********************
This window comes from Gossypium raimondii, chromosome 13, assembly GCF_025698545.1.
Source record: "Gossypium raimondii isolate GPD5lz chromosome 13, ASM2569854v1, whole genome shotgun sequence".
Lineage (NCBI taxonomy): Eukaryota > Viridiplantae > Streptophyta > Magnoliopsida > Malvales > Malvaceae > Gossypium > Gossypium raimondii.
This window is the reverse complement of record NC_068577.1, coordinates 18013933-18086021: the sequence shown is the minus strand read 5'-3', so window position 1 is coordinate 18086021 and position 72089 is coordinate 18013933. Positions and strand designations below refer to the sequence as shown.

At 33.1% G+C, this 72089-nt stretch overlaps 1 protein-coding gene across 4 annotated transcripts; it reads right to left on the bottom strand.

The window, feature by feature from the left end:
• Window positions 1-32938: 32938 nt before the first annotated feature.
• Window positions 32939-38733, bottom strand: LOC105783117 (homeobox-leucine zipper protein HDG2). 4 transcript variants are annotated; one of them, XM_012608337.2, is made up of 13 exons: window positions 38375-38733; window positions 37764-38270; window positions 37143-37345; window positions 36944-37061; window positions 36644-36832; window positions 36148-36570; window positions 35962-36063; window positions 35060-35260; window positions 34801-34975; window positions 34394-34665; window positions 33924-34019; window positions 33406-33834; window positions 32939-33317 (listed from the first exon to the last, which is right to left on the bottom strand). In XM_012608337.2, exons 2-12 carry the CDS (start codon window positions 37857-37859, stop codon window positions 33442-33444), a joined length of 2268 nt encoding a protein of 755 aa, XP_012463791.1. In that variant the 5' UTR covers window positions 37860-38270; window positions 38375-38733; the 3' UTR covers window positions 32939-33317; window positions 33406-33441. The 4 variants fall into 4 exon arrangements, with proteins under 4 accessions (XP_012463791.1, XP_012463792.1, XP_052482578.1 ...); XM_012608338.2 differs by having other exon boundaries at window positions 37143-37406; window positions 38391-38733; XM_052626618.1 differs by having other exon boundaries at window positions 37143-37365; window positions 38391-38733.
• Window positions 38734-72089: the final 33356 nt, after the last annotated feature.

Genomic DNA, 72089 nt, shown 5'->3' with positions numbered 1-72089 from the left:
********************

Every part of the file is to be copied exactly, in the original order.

This window comes from Gossypium raimondii, chromosome 13, assembly GCF_025698545.1.
Source record: "Gossypium raimondii isolate GPD5lz chromosome 13, ASM2569854v1, whole genome shotgun sequence".
Lineage (NCBI taxonomy): Eukaryota > Viridiplantae > Streptophyta > Magnoliopsida > Malvales > Malvaceae > Gossypium > Gossypium raimondii.
This window is the reverse complement of record NC_068577.1, coordinates 18013933-18086021: the sequence shown is the minus strand read 5'-3', so window position 1 is coordinate 18086021 and position 72089 is coordinate 18013933. Positions and strand designations below refer to the sequence as shown.

At 33.1% G+C, this 72089-nt stretch overlaps 1 protein-coding gene across 4 annotated transcripts; it reads right to left on the bottom strand.

The window, feature by feature from the left end:
• Window positions 1-32938: 32938 nt before the first annotated feature.
• Window positions 32939-38733, bottom strand: LOC105783117 (homeobox-leucine zipper protein HDG2). 4 transcript variants are annotated; one of them, XM_012608337.2, is made up of 13 exons: window positions 38375-38733; window positions 37764-38270; window positions 37143-37345; window positions 36944-37061; window positions 36644-36832; window positions 36148-36570; window positions 35962-36063; window positions 35060-35260; window positions 34801-34975; window positions 34394-34665; window positions 33924-34019; window positions 33406-33834; window positions 32939-33317 (listed from the first exon to the last, which is right to left on the bottom strand). In XM_012608337.2, exons 2-12 carry the CDS (start codon window positions 37857-37859, stop codon window positions 33442-33444), a joined length of 2268 nt encoding a protein of 755 aa, XP_012463791.1. In that variant the 5' UTR covers window positions 37860-38270; window positions 38375-38733; the 3' UTR covers window positions 32939-33317; window positions 33406-33441. The 4 variants fall into 4 exon arrangements, with proteins under 4 accessions (XP_012463791.1, XP_012463792.1, XP_052482578.1 ...); XM_012608338.2 differs by having other exon boundaries at window positions 37143-37406; window positions 38391-38733; XM_052626618.1 differs by having other exon boundaries at window positions 37143-37365; window positions 38391-38733.
• Window positions 38734-72089: the final 33356 nt, after the last annotated feature.

Genomic DNA, 72089 nt, shown 5'->3' with positions numbered 1-72089 from the left: